Northrop contracted to deliver new all-electronic bomb fuze for US Navy

Illustration: US Navy photo of an F/A-18F Super Hornet fully loaded with 10 GBU-32 1,000 pound bombs aboard the aircraft carrier USS George H.W. Bush (CVN 77).

The US Navy has awarded Northrop Grumman a contract to deliver the first serial FMU-139D/B, a new all-electronic bomb fuze suitable for many general purpose bombs.

With the US Navy’s decision this January to authorize full rate production, the improved FMU-139D/B bomb fuze will increase performance and reliability.

The FMU-139D/B replaces three legacy bomb fuzes – FMU-139C/B, FMU-152 and most FMU-143s – which were manufactured with technology that relied on mechanical mechanisms to safe and arm each fuze. In contrast, the FMU-139D/B relies on electronics to safe and arm the device.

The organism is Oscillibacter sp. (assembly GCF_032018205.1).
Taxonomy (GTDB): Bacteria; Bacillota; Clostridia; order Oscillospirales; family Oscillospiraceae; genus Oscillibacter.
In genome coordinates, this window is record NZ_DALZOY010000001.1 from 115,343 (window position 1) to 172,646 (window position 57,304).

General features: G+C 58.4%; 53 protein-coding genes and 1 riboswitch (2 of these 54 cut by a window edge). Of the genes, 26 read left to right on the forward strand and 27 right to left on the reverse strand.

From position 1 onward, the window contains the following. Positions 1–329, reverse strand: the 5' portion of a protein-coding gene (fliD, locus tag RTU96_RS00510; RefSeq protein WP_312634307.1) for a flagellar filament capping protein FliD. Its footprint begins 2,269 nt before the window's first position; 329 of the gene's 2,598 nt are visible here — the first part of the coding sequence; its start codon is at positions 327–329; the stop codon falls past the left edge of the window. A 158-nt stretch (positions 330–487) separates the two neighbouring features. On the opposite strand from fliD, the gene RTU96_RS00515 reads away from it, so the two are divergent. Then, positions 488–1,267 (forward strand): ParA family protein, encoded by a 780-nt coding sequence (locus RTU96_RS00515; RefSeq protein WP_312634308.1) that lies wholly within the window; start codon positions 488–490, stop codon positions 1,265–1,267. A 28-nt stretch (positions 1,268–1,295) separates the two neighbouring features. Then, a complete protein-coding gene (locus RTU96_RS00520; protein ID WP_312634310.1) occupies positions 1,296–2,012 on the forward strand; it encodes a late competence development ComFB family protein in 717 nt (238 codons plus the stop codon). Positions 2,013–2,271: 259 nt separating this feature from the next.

“The FMU-139D/B’s all-electronic nature improves affordability. It is easier to manufacture, assemble and test than other legacy fuzes,” Pat Nolan, vice president, missile products, Northrop Grumman, said.

FMU-139D/B production orders have the potential to exceed $400 million over the next four years under the production contract. FMU-139D/B will be used by both the US Navy and the US Air Force, and the Navy Program Office will manage the requirements.

The FMU-139D/B will be produced at Northrop Grumman’s Allegany Ballistics Laboratory (ABL) facility in Rocket Center, West Virginia. The FMU-139D/B is designed to be a multi-purpose fuze equipped with general purpose characteristics and also serves as a highly survivable fuze for penetrator weapons.

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